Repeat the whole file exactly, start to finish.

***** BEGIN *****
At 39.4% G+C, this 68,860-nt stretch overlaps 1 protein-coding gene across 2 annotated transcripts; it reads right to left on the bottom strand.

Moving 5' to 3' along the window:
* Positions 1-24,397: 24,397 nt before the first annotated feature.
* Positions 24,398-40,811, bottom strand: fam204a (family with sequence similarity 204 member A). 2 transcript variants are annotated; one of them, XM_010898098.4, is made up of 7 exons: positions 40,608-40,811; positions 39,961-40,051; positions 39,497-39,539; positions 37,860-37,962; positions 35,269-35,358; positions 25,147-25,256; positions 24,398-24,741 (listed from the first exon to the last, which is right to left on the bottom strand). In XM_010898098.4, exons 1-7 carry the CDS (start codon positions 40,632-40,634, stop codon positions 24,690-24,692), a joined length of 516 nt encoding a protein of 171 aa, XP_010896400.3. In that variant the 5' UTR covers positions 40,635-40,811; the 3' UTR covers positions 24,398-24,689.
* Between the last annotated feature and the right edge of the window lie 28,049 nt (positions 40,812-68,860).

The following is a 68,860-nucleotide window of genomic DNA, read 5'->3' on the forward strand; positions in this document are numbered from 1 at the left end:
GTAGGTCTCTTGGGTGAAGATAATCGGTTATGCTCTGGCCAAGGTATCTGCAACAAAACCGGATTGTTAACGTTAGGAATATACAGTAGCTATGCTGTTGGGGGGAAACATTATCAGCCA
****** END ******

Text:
At 39.4% G+C, this 68,860-nt stretch overlaps 1 protein-coding gene across 2 annotated transcripts; it reads right to left on the bottom strand.

Moving 5' to 3' along the window:
* Positions 1-24,397: 24,397 nt before the first annotated feature.
* Positions 24,398-40,811, bottom strand: fam204a (family with sequence similarity 204 member A). 2 transcript variants are annotated; one of them, XM_010898098.4, is made up of 7 exons: positions 40,608-40,811; positions 39,961-40,051; positions 39,497-39,539; positions 37,860-37,962; positions 35,269-35,358; positions 25,147-25,256; positions 24,398-24,741 (listed from the first exon to the last, which is right to left on the bottom strand). In XM_010898098.4, exons 1-7 carry the CDS (start codon positions 40,632-40,634, stop codon positions 24,690-24,692), a joined length of 516 nt encoding a protein of 171 aa, XP_010896400.3. In that variant the 5' UTR covers positions 40,635-40,811; the 3' UTR covers positions 24,398-24,689.
* Between the last annotated feature and the right edge of the window lie 28,049 nt (positions 40,812-68,860).

The following is a 68,860-nucleotide window of genomic DNA, read 5'->3' on the forward strand; positions in this document are numbered from 1 at the left end:
GTAGGTCTCTTGGGTGAAGATAATCGGTTATGCTCTGGCCAAGGTATCTGCAACAAAACCGGATTGTTAACGTTAGGAATATACAGTAGCTATGCTGTTGGGGGGAAACATTATCAGCCA